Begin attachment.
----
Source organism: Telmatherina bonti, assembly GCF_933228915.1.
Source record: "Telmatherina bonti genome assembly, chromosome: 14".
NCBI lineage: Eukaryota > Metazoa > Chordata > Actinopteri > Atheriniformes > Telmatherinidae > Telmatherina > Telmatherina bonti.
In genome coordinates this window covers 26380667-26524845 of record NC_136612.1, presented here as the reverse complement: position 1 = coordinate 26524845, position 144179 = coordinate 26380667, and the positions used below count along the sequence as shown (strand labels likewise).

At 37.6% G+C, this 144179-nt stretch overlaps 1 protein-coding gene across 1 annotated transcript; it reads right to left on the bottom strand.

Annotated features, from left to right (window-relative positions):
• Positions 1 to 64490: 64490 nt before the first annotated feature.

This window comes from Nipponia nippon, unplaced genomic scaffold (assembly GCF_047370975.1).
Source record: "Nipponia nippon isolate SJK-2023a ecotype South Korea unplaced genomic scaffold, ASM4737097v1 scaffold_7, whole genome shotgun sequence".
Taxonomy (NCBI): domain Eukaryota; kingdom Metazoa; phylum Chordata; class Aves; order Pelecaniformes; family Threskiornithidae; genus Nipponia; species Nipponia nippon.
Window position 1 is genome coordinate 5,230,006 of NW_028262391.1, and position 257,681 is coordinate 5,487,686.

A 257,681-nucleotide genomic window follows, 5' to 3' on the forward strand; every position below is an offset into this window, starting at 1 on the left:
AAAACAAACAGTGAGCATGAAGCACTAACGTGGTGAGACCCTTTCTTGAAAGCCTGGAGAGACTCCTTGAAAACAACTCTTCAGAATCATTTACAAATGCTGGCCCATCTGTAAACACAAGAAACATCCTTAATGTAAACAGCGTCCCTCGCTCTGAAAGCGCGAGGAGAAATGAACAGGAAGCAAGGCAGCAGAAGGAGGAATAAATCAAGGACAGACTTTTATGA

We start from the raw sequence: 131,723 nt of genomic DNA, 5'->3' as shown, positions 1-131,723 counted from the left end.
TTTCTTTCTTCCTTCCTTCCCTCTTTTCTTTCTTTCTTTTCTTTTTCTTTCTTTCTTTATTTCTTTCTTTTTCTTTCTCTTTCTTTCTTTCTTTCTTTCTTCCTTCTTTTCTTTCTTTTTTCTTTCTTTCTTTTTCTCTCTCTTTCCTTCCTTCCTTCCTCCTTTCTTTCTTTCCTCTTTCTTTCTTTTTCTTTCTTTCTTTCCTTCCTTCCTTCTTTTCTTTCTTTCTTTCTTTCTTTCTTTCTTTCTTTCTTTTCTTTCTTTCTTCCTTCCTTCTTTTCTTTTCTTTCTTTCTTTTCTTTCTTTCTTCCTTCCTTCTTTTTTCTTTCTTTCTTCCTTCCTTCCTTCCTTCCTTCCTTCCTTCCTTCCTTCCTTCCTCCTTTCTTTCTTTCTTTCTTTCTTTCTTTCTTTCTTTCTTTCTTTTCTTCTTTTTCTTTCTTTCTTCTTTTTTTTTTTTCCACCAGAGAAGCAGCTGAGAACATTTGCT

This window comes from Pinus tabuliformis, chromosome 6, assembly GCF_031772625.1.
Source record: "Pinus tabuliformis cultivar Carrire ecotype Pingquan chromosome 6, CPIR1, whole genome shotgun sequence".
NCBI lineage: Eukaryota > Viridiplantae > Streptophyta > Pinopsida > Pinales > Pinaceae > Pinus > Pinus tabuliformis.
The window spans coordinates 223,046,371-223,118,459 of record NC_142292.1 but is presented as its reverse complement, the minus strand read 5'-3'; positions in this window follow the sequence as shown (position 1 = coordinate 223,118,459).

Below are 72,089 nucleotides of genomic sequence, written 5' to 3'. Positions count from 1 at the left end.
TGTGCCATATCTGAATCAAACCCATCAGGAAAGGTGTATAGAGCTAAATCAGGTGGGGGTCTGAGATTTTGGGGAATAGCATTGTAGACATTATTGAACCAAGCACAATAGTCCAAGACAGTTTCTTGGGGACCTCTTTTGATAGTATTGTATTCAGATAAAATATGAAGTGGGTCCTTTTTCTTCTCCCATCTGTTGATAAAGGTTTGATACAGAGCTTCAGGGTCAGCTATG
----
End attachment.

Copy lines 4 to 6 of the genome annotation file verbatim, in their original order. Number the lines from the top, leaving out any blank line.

In genome coordinates this window covers 26380667-26524845 of record NC_136612.1, presented here as the reverse complement: position 1 = coordinate 26524845, position 144179 = coordinate 26380667, and the positions used below count along the sequence as shown (strand labels likewise).

At 37.6% G+C, this 144179-nt stretch overlaps 1 protein-coding gene across 1 annotated transcript; it reads right to left on the bottom strand.

Annotated features, from left to right (window-relative positions):